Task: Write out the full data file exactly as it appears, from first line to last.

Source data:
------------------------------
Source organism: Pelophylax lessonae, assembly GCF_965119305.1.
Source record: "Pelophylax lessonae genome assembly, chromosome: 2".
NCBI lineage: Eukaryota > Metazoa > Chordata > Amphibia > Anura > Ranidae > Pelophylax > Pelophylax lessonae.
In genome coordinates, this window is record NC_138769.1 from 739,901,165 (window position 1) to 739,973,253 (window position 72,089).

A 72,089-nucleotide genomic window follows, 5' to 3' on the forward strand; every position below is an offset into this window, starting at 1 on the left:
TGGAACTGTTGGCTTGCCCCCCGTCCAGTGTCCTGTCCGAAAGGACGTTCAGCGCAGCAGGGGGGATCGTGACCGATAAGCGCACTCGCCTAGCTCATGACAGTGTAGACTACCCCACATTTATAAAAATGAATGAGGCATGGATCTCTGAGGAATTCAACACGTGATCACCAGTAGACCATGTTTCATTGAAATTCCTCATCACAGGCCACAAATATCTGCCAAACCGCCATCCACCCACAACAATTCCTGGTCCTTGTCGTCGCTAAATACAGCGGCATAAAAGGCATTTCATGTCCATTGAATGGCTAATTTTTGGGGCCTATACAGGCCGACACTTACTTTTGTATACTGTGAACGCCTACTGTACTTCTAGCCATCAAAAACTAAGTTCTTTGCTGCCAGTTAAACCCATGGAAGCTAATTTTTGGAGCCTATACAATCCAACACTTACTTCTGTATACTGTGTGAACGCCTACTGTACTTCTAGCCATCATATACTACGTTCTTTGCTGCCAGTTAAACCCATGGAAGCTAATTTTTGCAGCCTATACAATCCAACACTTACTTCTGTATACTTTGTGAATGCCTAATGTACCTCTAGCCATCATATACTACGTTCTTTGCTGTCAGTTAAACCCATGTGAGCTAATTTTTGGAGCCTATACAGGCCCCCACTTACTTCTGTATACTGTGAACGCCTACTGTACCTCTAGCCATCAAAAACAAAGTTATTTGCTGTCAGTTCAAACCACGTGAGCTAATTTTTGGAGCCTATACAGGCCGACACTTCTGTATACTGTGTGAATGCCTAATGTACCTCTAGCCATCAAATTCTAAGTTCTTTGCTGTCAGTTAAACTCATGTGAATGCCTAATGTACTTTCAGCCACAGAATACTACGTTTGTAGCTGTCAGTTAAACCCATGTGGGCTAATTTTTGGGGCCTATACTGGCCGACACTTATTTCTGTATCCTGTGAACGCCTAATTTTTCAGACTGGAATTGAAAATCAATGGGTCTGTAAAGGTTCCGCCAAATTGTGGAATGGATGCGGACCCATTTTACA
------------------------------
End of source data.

Source organism: Pelophylax lessonae, assembly GCF_965119305.1.
Source record: "Pelophylax lessonae genome assembly, chromosome: 2".
NCBI lineage: Eukaryota > Metazoa > Chordata > Amphibia > Anura > Ranidae > Pelophylax > Pelophylax lessonae.
In genome coordinates, this window is record NC_138769.1 from 739,901,165 (window position 1) to 739,973,253 (window position 72,089).

A 72,089-nucleotide genomic window follows, 5' to 3' on the forward strand; every position below is an offset into this window, starting at 1 on the left:
TGGAACTGTTGGCTTGCCCCCCGTCCAGTGTCCTGTCCGAAAGGACGTTCAGCGCAGCAGGGGGGATCGTGACCGATAAGCGCACTCGCCTAGCTCATGACAGTGTAGACTACCCCACATTTATAAAAATGAATGAGGCATGGATCTCTGAGGAATTCAACACGTGATCACCAGTAGACCATGTTTCATTGAAATTCCTCATCACAGGCCACAAATATCTGCCAAACCGCCATCCACCCACAACAATTCCTGGTCCTTGTCGTCGCTAAATACAGCGGCATAAAAGGCATTTCATGTCCATTGAATGGCTAATTTTTGGGGCCTATACAGGCCGACACTTACTTTTGTATACTGTGAACGCCTACTGTACTTCTAGCCATCAAAAACTAAGTTCTTTGCTGCCAGTTAAACCCATGGAAGCTAATTTTTGGAGCCTATACAATCCAACACTTACTTCTGTATACTGTGTGAACGCCTACTGTACTTCTAGCCATCATATACTACGTTCTTTGCTGCCAGTTAAACCCATGGAAGCTAATTTTTGCAGCCTATACAATCCAACACTTACTTCTGTATACTTTGTGAATGCCTAATGTACCTCTAGCCATCATATACTACGTTCTTTGCTGTCAGTTAAACCCATGTGAGCTAATTTTTGGAGCCTATACAGGCCCCCACTTACTTCTGTATACTGTGAACGCCTACTGTACCTCTAGCCATCAAAAACAAAGTTATTTGCTGTCAGTTCAAACCACGTGAGCTAATTTTTGGAGCCTATACAGGCCGACACTTCTGTATACTGTGTGAATGCCTAATGTACCTCTAGCCATCAAATTCTAAGTTCTTTGCTGTCAGTTAAACTCATGTGAATGCCTAATGTACTTTCAGCCACAGAATACTACGTTTGTAGCTGTCAGTTAAACCCATGTGGGCTAATTTTTGGGGCCTATACTGGCCGACACTTATTTCTGTATCCTGTGAACGCCTAATTTTTCAGACTGGAATTGAAAATCAATGGGTCTGTAAAGGTTCCGCCAAATTGTGGAATGGATGCGGACCCATTTTACA